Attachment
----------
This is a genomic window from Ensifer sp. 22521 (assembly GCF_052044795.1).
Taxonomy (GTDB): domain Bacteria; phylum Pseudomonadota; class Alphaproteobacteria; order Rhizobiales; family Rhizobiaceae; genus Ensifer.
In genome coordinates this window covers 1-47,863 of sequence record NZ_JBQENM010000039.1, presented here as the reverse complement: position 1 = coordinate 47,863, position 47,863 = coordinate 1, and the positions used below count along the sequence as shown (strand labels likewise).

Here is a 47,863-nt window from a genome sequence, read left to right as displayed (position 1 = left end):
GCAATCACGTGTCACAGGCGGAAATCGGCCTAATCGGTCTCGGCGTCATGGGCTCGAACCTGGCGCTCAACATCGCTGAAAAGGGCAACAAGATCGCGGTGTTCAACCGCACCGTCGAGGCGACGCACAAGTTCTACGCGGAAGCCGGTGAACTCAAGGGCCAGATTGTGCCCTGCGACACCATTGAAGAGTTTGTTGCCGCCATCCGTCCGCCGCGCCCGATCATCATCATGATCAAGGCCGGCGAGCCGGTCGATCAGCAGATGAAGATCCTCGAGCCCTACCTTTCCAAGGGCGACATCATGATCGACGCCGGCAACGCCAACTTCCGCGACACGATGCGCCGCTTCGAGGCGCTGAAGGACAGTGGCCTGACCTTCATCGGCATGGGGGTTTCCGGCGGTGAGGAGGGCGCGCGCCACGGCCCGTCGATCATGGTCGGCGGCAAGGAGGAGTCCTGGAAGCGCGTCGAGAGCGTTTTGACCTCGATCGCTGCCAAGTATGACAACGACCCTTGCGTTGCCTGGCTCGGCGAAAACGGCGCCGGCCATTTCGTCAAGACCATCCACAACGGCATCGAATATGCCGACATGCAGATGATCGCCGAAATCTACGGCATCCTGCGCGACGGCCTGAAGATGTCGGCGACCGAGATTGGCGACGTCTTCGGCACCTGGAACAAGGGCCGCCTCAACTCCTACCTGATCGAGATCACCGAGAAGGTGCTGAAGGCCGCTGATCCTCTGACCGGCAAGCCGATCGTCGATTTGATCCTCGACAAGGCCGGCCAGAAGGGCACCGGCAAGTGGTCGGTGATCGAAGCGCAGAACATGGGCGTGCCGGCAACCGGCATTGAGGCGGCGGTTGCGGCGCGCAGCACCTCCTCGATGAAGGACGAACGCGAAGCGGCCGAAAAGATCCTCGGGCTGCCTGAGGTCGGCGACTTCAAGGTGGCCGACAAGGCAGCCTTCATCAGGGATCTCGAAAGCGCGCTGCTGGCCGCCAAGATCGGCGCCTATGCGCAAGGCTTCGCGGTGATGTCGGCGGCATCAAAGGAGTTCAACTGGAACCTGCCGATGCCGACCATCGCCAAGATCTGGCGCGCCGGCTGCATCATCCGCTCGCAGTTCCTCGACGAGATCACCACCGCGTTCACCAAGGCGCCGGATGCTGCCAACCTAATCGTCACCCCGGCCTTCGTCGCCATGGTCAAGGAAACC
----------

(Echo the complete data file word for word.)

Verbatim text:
This is a genomic window from Ensifer sp. 22521 (assembly GCF_052044795.1).
Taxonomy (GTDB): domain Bacteria; phylum Pseudomonadota; class Alphaproteobacteria; order Rhizobiales; family Rhizobiaceae; genus Ensifer.
In genome coordinates this window covers 1-47,863 of sequence record NZ_JBQENM010000039.1, presented here as the reverse complement: position 1 = coordinate 47,863, position 47,863 = coordinate 1, and the positions used below count along the sequence as shown (strand labels likewise).

Here is a 47,863-nt window from a genome sequence, read left to right as displayed (position 1 = left end):
GCAATCACGTGTCACAGGCGGAAATCGGCCTAATCGGTCTCGGCGTCATGGGCTCGAACCTGGCGCTCAACATCGCTGAAAAGGGCAACAAGATCGCGGTGTTCAACCGCACCGTCGAGGCGACGCACAAGTTCTACGCGGAAGCCGGTGAACTCAAGGGCCAGATTGTGCCCTGCGACACCATTGAAGAGTTTGTTGCCGCCATCCGTCCGCCGCGCCCGATCATCATCATGATCAAGGCCGGCGAGCCGGTCGATCAGCAGATGAAGATCCTCGAGCCCTACCTTTCCAAGGGCGACATCATGATCGACGCCGGCAACGCCAACTTCCGCGACACGATGCGCCGCTTCGAGGCGCTGAAGGACAGTGGCCTGACCTTCATCGGCATGGGGGTTTCCGGCGGTGAGGAGGGCGCGCGCCACGGCCCGTCGATCATGGTCGGCGGCAAGGAGGAGTCCTGGAAGCGCGTCGAGAGCGTTTTGACCTCGATCGCTGCCAAGTATGACAACGACCCTTGCGTTGCCTGGCTCGGCGAAAACGGCGCCGGCCATTTCGTCAAGACCATCCACAACGGCATCGAATATGCCGACATGCAGATGATCGCCGAAATCTACGGCATCCTGCGCGACGGCCTGAAGATGTCGGCGACCGAGATTGGCGACGTCTTCGGCACCTGGAACAAGGGCCGCCTCAACTCCTACCTGATCGAGATCACCGAGAAGGTGCTGAAGGCCGCTGATCCTCTGACCGGCAAGCCGATCGTCGATTTGATCCTCGACAAGGCCGGCCAGAAGGGCACCGGCAAGTGGTCGGTGATCGAAGCGCAGAACATGGGCGTGCCGGCAACCGGCATTGAGGCGGCGGTTGCGGCGCGCAGCACCTCCTCGATGAAGGACGAACGCGAAGCGGCCGAAAAGATCCTCGGGCTGCCTGAGGTCGGCGACTTCAAGGTGGCCGACAAGGCAGCCTTCATCAGGGATCTCGAAAGCGCGCTGCTGGCCGCCAAGATCGGCGCCTATGCGCAAGGCTTCGCGGTGATGTCGGCGGCATCAAAGGAGTTCAACTGGAACCTGCCGATGCCGACCATCGCCAAGATCTGGCGCGCCGGCTGCATCATCCGCTCGCAGTTCCTCGACGAGATCACCACCGCGTTCACCAAGGCGCCGGATGCTGCCAACCTAATCGTCACCCCGGCCTTCGTCGCCATGGTCAAGGAAACC